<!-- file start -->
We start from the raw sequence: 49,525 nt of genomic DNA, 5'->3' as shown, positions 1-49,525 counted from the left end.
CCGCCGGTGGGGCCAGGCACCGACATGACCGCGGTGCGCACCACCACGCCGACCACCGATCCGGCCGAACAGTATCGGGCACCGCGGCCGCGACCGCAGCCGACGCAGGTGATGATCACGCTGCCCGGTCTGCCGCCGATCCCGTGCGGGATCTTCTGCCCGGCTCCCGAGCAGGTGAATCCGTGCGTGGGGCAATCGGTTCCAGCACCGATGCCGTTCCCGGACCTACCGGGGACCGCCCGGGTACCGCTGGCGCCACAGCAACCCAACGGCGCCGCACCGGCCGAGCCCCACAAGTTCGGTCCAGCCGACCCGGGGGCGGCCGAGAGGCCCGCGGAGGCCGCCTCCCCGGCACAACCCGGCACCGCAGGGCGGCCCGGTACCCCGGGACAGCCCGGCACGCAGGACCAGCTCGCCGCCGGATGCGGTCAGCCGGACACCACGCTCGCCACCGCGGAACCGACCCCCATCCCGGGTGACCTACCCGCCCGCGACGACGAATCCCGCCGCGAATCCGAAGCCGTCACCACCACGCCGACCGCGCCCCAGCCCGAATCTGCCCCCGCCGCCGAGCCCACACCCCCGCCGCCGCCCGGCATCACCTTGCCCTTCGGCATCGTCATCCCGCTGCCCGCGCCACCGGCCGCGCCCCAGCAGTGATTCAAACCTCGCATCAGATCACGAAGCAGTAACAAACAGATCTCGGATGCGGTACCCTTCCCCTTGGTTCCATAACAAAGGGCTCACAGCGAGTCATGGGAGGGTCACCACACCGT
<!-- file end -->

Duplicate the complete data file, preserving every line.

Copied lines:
We start from the raw sequence: 49,525 nt of genomic DNA, 5'->3' as shown, positions 1-49,525 counted from the left end.
CCGCCGGTGGGGCCAGGCACCGACATGACCGCGGTGCGCACCACCACGCCGACCACCGATCCGGCCGAACAGTATCGGGCACCGCGGCCGCGACCGCAGCCGACGCAGGTGATGATCACGCTGCCCGGTCTGCCGCCGATCCCGTGCGGGATCTTCTGCCCGGCTCCCGAGCAGGTGAATCCGTGCGTGGGGCAATCGGTTCCAGCACCGATGCCGTTCCCGGACCTACCGGGGACCGCCCGGGTACCGCTGGCGCCACAGCAACCCAACGGCGCCGCACCGGCCGAGCCCCACAAGTTCGGTCCAGCCGACCCGGGGGCGGCCGAGAGGCCCGCGGAGGCCGCCTCCCCGGCACAACCCGGCACCGCAGGGCGGCCCGGTACCCCGGGACAGCCCGGCACGCAGGACCAGCTCGCCGCCGGATGCGGTCAGCCGGACACCACGCTCGCCACCGCGGAACCGACCCCCATCCCGGGTGACCTACCCGCCCGCGACGACGAATCCCGCCGCGAATCCGAAGCCGTCACCACCACGCCGACCGCGCCCCAGCCCGAATCTGCCCCCGCCGCCGAGCCCACACCCCCGCCGCCGCCCGGCATCACCTTGCCCTTCGGCATCGTCATCCCGCTGCCCGCGCCACCGGCCGCGCCCCAGCAGTGATTCAAACCTCGCATCAGATCACGAAGCAGTAACAAACAGATCTCGGATGCGGTACCCTTCCCCTTGGTTCCATAACAAAGGGCTCACAGCGAGTCATGGGAGGGTCACCACACCGT